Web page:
Some observations concerning the Black Widow debate that solve nothing

It is quite possible that the following raise more issues than they answer, and do not absolve Joss Whedon from the numerous charges laid against him, and it is also possible that all of these points have been made before, though I have not seen them. I apologise for the nature of my prose and punctuation today, as I write almost blind with an eye condition.

Obviously spoilers.

My contention is that, while Black Widow’s big reveal of her sterilisation is the most heavy-handed discussion of fertility and childbirth in the film, it is actually a strong underlying theme. I am not sure to what extent the filmmakers intended this, and to what extent I am clutching at shadows. However, by this reading (and I think at least some of them hold up pretty reasonably), Natalia’s admission that she cannot have children forms part of a dialogue on creation and birth , and one that possibly excuses or denies that Widow is at fault and actually complements her development. I hasten to underline that this conclusion is tentative and I take with great weight the validity of the many criticisms of her character’s writing, which I am inclined to believe but which I have overthought.

The first instance of ‘creation’, chronologically, is the Twins. The Stark missile had enormous formative power for them at an extremely young age, explicitly giving them the inner strength to survive Hydra’s experiments when no-one else could. Hydra then continued their creation, using Loki’s Staff, possibly from a very young age (immediately after their parents died). They appear indoctrinated and childlike for half of the film, until Scarlet Witch discovers Ultron’s true intentions and completes the Twins’ growth, or perhaps maturity, by switching sides – by joining humanity (as the film’s robot vs man would have it.)

The second act of conception is more explicit: Tony and Bruce made Ultron. This may have been partly by accident, and partly by design of the Sceptre, and certainly against their designs. Ultron was explicitly supposed to be the first Artificial Intelligence (about which more elsewhere in my reviews of Her and Transcendence) but due to the trauma of his birth, which we see as a montage of Stark’s complicity in warmaking through news footage, Ultron is born ‘malformed’. Is this an indictment of unplanned child-creation – of the mistakes of accidental pregnancy? That is probably reading too far, but at least an idea to hold in mind below.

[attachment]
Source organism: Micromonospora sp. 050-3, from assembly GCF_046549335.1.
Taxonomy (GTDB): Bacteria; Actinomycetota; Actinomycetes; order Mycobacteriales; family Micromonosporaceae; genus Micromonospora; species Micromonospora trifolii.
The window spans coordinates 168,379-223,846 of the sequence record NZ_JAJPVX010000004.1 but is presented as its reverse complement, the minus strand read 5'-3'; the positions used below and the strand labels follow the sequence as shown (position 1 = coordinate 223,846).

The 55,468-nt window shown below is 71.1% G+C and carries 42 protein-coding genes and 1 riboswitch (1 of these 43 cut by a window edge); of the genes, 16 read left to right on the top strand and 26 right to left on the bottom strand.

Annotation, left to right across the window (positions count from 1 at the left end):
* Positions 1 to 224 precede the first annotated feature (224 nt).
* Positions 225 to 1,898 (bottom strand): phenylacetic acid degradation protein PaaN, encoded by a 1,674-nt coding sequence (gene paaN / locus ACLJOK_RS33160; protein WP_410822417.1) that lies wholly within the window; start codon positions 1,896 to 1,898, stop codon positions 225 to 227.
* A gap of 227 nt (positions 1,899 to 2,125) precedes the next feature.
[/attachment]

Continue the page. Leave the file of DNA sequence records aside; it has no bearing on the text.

Ultron, once free, first corrupts Iron Man’s ?Drones?, automata copies of the iron man suit (that backfired on Stark in Iron Man III). Ultron immediately makes forays into creation, but does so in a distinctly non-human, cold way, creating thousands of copies of himself . He is aware of the artificial, meaningless nature of this creation, and does not consider it conception, since he uses these clones as expendable pawns and even rips one apart himself in front of Black Widow when she is in captivity.

One might also understand Ultron’s very first action as an act of creation, since his attack on Jarvis causes the latter’s rebirth in the internet (or Norway), which is ultimately a step to Ultron’s undoing. (Oedipus and Orestes, hi!) Jarvis is, we are to understand, the closest computer programme before Ultron to true AI, but not fully sentient when he’s stuck with Tony Stark. However Ultron unleashing his fragments into the web, and those fragments reforming and choosing to fight Ultron’s nuclear hacking attempts, is suggestive of an act Tony had never envisaged, programmed or ordered, so may indicate actual conscious ‘birth’.

Hawkeye and Quicksilver too feature in this dialogue since they both demonstrate themselves willing to die for a very young child, this despite Hawkeye’s own family and fear that he will not be able to nurture them in the traditional manner.